There is a lot in between the beginning and the end of the season that will help build and maintain your PHC numbers. I want to talk about the end of the season a little now. In the Boston area, our season ends around Thanksgiving, or at least I like to be wrapped up or close to wrapped up by then. For many companies, the rush is then on. It seems they cannot get the renewals out fast enough, offering pre-pay discounts if clients sign on for another season before the holidays.

I have always been a little leery of these big discounts. If they are offering a 30% discount on last year’s program, how badly did you get screwed last year? Some companies in the Boston area are doing auto-
renewal. This concept is simple; they assume you want the program unless you tell them otherwise. This makes me nervous on many levels. We do not offer this. Working in a state as restrictive as Massachusetts, I am surprised this is even legal, but it is.

We try to do as many property reviews this time of year as we can. The arborist will receive a stack of their PHC renewals, and they will visit as many as they can to confirm all kinds of things such as tree locations, pricing and, most important, does what we did last year make sense to do this year. It is not a race to get the renewals out. We want to be sure our recommendations are current.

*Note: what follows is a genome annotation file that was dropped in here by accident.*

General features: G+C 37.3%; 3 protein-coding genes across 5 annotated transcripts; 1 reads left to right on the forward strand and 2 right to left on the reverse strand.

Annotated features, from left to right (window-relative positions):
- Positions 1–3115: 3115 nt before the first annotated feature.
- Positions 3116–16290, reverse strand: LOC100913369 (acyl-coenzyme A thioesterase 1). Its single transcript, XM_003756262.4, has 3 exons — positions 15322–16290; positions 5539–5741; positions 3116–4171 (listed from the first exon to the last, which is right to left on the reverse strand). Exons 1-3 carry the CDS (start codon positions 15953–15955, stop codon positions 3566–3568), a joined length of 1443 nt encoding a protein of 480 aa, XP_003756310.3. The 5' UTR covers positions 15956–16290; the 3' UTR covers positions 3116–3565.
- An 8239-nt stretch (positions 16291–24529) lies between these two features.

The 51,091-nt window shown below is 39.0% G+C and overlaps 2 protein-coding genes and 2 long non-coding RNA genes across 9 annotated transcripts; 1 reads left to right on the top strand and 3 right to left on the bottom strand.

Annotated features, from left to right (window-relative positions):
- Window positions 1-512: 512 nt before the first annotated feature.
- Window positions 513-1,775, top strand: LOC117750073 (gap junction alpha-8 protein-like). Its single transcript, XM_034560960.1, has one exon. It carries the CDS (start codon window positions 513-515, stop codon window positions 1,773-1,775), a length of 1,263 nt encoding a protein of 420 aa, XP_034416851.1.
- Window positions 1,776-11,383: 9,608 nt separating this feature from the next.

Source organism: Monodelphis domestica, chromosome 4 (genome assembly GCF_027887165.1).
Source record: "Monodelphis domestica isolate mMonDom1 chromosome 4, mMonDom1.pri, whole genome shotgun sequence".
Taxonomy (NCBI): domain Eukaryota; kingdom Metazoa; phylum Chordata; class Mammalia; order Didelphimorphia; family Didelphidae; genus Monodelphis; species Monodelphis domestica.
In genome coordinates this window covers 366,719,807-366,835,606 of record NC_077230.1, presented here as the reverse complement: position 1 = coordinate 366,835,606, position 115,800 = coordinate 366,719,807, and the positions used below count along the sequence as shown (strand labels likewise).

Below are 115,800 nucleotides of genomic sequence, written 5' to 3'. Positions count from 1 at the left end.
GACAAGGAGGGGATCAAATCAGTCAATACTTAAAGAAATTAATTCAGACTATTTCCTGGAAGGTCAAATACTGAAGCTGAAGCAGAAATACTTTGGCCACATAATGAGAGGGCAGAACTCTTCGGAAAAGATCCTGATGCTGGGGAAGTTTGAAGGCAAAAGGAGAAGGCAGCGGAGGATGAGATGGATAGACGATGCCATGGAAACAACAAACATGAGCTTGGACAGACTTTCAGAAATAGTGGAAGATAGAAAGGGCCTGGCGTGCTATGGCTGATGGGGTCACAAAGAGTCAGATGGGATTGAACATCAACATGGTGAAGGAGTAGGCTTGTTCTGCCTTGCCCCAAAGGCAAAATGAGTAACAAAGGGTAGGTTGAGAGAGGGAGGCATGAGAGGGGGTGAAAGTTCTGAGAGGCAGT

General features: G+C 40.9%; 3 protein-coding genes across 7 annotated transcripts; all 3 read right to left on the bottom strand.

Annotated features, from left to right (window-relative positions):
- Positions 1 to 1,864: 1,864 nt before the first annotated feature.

I cannot tell you how many clients we have gained because their trees are loaded with elongate hemlock scale. They always say the same thing, “I don’t understand it, company X has been injecting the soil with imidacloprid for the past 10 years, why isn’t it working?” The trees probably had adelgid at one time, and the arborist just kept sending out the renewal. If the arborist had done a review, he/she would have seen the scale and known their approach needed to change. This would have resulted in an increase in PHC, and the client and their trees would have been better served.